Allowing every form of exercise to fit into your routine could be the best way to improve your health.
What have you learnt about your health and fitness this year? Did you focus on moving every day rather than chasing wild fitness goals, or did lockdown allow you to put your all into your regime – smashing those PBs in the process?
I realised – finally – that there’s no hierarchy of movement and that all forms of exercise have a purpose. That idea was further strengthened after listening to a podcast with Professor Jasper Schipperijn, president of the International Society for Physical Activity and Health (ISPAH). During the interview with the British Journal of Sports Medicine, he reiterated one sentence again and again: “every move counts”.
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While outlining the ‘eight investments’ – things that public health officials, medical experts and individuals can implement – to improve health, he says: “Whereas traditionally we recommend perhaps someone who wants to exercise more goes to the gym or does sports but in many cases, we can be more simple,” he says.
“I think that’s very much what the whole concept is about. We’re all busy people. If we can fit activity in a more natural way in our daily lives, the chance is that it will be sustainable.”
The idea actually stems from the World Health Organisations 2020 activity guidelines, that state “all physical activity is beneficial and can be done as part of work, sport and leisure or transport (walking, wheeling and cycling), but also through dance, play and everyday household tasks, like gardening and cleaning.”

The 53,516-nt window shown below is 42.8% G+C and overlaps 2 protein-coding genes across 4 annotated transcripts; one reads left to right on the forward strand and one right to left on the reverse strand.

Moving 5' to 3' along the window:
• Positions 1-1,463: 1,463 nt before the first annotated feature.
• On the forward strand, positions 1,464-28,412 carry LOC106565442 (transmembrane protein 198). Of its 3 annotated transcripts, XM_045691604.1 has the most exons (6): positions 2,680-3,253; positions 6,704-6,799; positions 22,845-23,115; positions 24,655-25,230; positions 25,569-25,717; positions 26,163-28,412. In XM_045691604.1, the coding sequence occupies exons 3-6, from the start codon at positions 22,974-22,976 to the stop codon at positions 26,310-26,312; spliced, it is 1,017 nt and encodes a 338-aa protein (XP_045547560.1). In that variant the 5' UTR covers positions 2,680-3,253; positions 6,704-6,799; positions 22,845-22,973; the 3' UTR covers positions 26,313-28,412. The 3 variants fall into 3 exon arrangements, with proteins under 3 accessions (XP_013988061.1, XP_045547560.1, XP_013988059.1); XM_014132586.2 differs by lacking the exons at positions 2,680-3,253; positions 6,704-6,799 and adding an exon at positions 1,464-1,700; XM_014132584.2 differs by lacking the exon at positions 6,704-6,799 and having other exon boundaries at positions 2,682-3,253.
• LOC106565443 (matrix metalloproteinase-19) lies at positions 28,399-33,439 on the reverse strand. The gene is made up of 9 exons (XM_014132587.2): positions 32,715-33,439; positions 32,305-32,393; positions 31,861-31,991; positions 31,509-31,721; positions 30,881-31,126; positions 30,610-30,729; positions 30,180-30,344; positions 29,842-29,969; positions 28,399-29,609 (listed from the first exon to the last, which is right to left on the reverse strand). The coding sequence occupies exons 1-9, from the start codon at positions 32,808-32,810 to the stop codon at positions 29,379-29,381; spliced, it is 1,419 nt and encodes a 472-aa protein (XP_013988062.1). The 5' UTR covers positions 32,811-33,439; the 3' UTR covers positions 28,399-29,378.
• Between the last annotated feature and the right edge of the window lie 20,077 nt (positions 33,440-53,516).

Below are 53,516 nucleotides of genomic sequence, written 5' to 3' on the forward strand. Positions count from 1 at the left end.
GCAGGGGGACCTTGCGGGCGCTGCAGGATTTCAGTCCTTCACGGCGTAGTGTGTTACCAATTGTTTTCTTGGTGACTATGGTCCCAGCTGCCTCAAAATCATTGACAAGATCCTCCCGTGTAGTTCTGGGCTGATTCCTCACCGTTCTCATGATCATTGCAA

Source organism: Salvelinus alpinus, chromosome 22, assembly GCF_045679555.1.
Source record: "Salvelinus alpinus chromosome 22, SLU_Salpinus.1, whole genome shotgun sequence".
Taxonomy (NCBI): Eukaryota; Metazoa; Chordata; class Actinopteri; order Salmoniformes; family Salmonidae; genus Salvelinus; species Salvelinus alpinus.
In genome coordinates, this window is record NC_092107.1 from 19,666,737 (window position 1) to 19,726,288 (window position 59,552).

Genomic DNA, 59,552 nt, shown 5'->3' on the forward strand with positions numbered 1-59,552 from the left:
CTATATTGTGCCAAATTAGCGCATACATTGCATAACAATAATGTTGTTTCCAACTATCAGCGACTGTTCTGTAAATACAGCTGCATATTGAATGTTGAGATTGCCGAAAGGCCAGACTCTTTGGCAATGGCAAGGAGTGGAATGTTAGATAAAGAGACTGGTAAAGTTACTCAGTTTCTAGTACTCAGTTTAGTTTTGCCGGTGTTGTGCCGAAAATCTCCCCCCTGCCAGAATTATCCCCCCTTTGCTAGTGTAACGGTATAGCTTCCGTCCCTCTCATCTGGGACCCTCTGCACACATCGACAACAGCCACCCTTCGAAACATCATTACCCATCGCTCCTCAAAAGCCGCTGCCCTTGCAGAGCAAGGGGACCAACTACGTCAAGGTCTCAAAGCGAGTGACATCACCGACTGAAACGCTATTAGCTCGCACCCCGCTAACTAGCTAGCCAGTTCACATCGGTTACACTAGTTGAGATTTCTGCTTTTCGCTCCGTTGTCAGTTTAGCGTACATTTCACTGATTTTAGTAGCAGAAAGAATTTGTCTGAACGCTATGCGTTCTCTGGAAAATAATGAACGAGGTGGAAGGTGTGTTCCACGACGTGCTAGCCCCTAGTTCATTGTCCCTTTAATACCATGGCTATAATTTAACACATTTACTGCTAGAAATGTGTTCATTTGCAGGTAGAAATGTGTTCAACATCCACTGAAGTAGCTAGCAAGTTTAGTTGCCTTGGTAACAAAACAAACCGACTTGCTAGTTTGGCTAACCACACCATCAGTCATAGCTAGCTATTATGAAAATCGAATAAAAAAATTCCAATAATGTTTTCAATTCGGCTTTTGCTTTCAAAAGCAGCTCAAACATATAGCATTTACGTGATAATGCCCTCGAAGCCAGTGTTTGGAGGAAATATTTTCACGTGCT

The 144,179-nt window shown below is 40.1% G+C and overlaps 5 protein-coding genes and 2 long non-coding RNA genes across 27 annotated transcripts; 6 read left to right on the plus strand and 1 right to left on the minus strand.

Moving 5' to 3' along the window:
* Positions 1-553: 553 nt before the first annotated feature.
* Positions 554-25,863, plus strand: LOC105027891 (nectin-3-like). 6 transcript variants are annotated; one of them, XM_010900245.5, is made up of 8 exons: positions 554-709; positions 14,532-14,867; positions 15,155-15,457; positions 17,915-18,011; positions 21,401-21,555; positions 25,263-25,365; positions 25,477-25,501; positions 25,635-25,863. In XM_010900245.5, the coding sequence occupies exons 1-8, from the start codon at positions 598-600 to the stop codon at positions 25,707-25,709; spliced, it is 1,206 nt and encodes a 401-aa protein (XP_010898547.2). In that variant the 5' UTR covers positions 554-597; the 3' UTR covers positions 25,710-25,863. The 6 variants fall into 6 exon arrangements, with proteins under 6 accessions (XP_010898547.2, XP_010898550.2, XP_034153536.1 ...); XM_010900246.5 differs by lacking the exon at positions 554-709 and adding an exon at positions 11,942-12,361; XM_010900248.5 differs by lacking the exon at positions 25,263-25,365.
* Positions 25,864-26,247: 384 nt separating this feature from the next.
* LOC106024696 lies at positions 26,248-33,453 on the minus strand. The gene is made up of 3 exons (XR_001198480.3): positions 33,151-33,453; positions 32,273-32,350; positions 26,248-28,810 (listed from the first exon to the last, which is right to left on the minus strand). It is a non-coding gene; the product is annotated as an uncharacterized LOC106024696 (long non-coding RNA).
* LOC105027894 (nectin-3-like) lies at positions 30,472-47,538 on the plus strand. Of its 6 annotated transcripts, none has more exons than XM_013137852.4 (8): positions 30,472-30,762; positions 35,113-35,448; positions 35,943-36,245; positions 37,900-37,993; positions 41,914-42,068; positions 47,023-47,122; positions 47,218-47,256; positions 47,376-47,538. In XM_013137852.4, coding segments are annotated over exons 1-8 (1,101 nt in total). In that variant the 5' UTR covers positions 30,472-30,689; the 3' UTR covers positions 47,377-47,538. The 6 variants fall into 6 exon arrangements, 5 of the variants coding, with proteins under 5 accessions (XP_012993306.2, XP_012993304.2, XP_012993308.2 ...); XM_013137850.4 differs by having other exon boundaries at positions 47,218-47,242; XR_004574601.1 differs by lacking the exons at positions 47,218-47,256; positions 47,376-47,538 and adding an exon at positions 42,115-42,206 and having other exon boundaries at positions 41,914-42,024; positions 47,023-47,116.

Not to sound like a broken record, but didn’t we all learn the impact of a good walk over lockdown? While the mental health benefits are huge, I’ve also come to see walking as a respectable part of my training programme – both the intentional steps I do when I actually go ‘on a walk’ and the incidental steps that happen during my commute or when I’m shopping. Perhaps that’s because, for a few brief months, it became difficult to balance socialising with working out. By seeing walks as an instrumental part of staying fit, I was able to move every day without feeling guilty about missing ‘real’ exercise (the stuff that got me hot and sweaty).
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‘Every move counts’ can stop us from doing too much. For some, it’ll encourage them to move more and for others, it’ll give them the permission to slow down.
For Professor Schipperijn, there’s no one size fits all. “The option of becoming more active during transportation is not always there. There might not be an option to cycle or take public transport for some people. [However] it might be very viable to become more active during their workday. “How can we make [movement] more accessible to more people? There’s no one solution that fits everyone,” he says.
If you’re stuck for a new year’s resolution, perhaps working on counting every movement is a good place to start. You’ll be surprised at how motivational it is to give yourself that freedom.
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